El Al Israel Airlines is facing a 20 to 30 percent cancellation rate on its incoming flights due to the war in the North, a spokesperson for the company said Thursday.
"At the same time we haven't cancelled any of our flights,which also has a financial impact on the company," the spokesperson said.
The airline, which is scheduled to release its secondquarter earnings next Thursday, last month issued a profit warning for the end of the year saying that its financials were being affected by increasing competition and the loss of tourism due to the conflict.
Adding salt to the wound, airlines around the world took a knock Thursday as the thwarted plans for terror attacks on planes from the UK to the US, gave a stern reminder of the impact terror can have on air travel.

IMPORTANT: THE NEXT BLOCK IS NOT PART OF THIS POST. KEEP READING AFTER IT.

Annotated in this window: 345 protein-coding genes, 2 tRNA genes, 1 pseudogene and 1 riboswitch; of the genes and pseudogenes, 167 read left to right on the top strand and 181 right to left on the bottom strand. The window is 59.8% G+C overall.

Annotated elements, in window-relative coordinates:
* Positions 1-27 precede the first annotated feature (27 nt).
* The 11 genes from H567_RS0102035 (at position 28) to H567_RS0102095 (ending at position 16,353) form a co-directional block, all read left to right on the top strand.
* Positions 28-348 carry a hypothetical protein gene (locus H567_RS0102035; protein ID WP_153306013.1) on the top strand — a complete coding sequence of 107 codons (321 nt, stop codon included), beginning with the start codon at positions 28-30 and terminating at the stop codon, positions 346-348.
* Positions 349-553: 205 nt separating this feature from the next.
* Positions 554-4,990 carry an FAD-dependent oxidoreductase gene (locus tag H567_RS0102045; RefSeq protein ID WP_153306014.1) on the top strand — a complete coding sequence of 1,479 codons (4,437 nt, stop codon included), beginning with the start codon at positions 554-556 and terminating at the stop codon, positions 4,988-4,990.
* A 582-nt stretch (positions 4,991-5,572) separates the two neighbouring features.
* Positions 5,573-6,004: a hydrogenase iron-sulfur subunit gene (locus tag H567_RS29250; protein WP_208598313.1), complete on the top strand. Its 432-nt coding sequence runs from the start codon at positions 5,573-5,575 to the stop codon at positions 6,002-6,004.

Nicole Adler, a business professor at Hebrew University, noted that after the 9/11 attacks air travel demand was cut by some 20% almost immediately and it took around two years to return to the same pre-attack levels.
Industry professionals, meanwhile, hinted that the heightened security alerts at London's Heathrow Airport may give El Al a slight advantage over its competitors given its reputation for higher security measures.
"You have no idea how many passengers have expressed how pleased they are that they are flying El Al," said Mark Feldman, managing director at ZionTours. "People may have paid more money to fly El Al and they are more than happy they did so."
El Al's spokesperson said that its Thursday morning flight out of Tel Aviv to London was delayed three-and-ahalf hours because of the events at Heathrow but that its second flight left on schedule at 7:00 Thursday night.
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